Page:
Just a quick update today to show some of the progress that has been made over the last few weeks. I took about two weeks off due to other commitments and well, just needing a break from the project. Many of the items from the first dev update have been finished or resolved.

The armory is now fully implemented with a good array of weapons and units and I have started to work out balancing.  Artificial intelligence is now much improved, but still needs work.  J won the battle over sticky grenades. This weapon did not seem to offer as much benefit as some of the other ideas that were kicked around, but in the end, the little dude wanted sticky grenades.. he gets sticky grenades.

Scope is a moving target

As you can imagine, taking full direct from my son is incredibly challenging and rewarding at the same time. He seems to have a new level idea every day, and each one shares no similarity with the last. I have been trying to keep a running list of the best ideas and we have agreed that we will release five levels for the XBox Live Indie games version of the game. This at least allows me to plan for the first release (To XBLIG) by knowing just about how much time it will take to create each level.

Balance Balance Balance

Yeah, this one if obvious. Balancing even a small set of units in an RTS style game is difficult to get right. This will be an ongoing area of work.

Short teaser of the current state of Stop the Droid!

Sharky Fish postmortem and development recap

On Monday evening February 10th with the the loss of a certain ‘Flappy’ game still fresh in everyone’s mind, I saw several tweets swirling about how little time it would take to make or how few lines of code are in such games. (Random question. What is the genre officially? I default to ‘copter’ game since that is the earliest game I can remember)

I decided that I would spend one night on a random concept to see if was as easy to make as I perceived it to be. (Even the simplest of concepts inevitably take more time than expected).

Why make Sharky Fish?

I wanted to release something small and free to the Play Store to see how the process works. The concept of a little fish dodging sharks and the border of the screen seemed straight forward to program and I knew that the art would not take long to draw and to animate. I am currently splitting time between two larger projects that will take many more months to complete and I wanted to see something be completed and I needed to switch gears for a couple days to refresh. Perfect timing for a random solo game jam!

 

Development Tools

As I mentioned, I have been working with LibGDX for a few months now and have a solid understanding of the framework. I created a new project and started implementing a basic UI. I had some code that I wrote to render buttons and textures at different resolutions, but most of the game was written from scratch. I brought the UI code into the project and designed the buttons and banners in photoshop in about one hour. For the next hour I created the shark and fish images and brought them into Spine. (Spine is a 2d skeletal animation program that is totally amazing).

Instead of creating sprite sheets, I thought it would be easier to create animations with spine. One awesome feature in spine is the ability to assign arbitrary polygons to your animation and then import into your game. Here are the bounds I assigned to the animations in the game.

spine1 spine2

 

I used the LibGDX spine runtime to import the animations and perform collision detection. I used the LibGDX Intersector helper class. The only trick here was to use the computeWorldVertices method on the BoundingBoxAttachment read in from the skeleton. This sets the vertices to world space in relation to a bone and x, y coordinate. Then the Intersector can be used to detect if one Polygon overlaps another with the overlapConvexPolygons method. That was really all I had to do for collision!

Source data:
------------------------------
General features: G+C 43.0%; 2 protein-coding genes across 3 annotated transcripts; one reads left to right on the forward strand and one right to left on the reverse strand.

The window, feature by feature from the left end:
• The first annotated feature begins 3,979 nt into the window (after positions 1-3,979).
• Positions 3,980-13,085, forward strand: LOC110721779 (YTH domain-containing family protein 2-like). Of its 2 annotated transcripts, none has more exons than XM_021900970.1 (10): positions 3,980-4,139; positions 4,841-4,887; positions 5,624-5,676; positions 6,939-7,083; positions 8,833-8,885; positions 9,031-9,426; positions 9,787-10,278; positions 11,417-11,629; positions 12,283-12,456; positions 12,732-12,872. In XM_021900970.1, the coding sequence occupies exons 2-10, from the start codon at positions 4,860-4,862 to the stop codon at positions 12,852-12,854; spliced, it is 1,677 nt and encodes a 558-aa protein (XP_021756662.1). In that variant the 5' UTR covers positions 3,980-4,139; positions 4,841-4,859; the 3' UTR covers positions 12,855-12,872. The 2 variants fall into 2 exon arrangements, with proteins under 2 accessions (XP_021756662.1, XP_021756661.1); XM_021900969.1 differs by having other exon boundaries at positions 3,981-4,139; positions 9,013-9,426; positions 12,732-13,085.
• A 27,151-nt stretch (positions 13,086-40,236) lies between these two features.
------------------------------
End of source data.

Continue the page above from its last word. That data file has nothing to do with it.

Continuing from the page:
Things that saved me time:

  • Used LibGDX Stage to handle different display resolutions
  • Used existing UI framework for buttons and input
  • Used spine to animate instead of making sprite sheets

 

The Break Down

So I went about 2 hours beyond my original 8 hour estimate. Here is how I spent the time.

Development Hours: 5

Art and animation: 3

Testing/QA: 2

Sound: 0

Lines of Code: ~1500

 

 Can I play it?

Sharky Fish can be found on the play store here

Edited – 2/16/2014

I decided to remove Sharky Fish from the Play Store because I think it makes more sense to post as a web game. I used Libgdx and GWT to render an HTML5 version of the game.

Check it out here:  http://www.dreamwagon.com/sharkyfish

I would be happy to share the entire source for this game upon request. (tweet me @dreamwagon)

Daddy, I have an idea for a video game. Its called Stop the Droid!

Actually, the exchange between me and my 5yr old son (Ill call him J) went something like this.

J: “Daddy, I have an idea for a video game. Its called Stop the Droid! Do you like that name?”

Me: “Shouldn’t it be Stop the Droids?”

J: “NO! Stop the Droid! Stop the Droid!”

Me: “Ok, so what is this game all about?”

J: “Droids are attacking you, and you have to fight them!.. and when they get hit, they make explosions! And when you get hit you make this sound. ‘ugggharg!!’ Is that funny? Do you like this game?”

Me: “Sounds pretty cool to me!”

And it was at this point that I realized I was completely tangled in his web, and that I would be spending the next few months working on this game. To be fair, I had been looking for any reason to make another game for XBLIG, and as it turns out, J’s first demand was that it be released to the XBox 360. (He said XBox to be fair, Ill just assume he does not know about XBox One ;)
I was also looking for any excuse to use Spine and the XNA/C# runtime. Spine is an amazing 2d skeletal animation program with tons of supported runtimes.  (Checkout Spine Here)

 

A lesson about originiality

So the next thing I had to do was to find out what this “Stop the Droid!” game was all about. The central idea for Stop the Droid! is a battle against wave after wave of droids from a droid army that is invading your planet. As it turned out, many of the first ideas that were presented to me were very VERY similar to concepts and characters from a certain wildly popular movie franchise that J totally adores. May the force be with you while you try to guess it. We had to have another talk.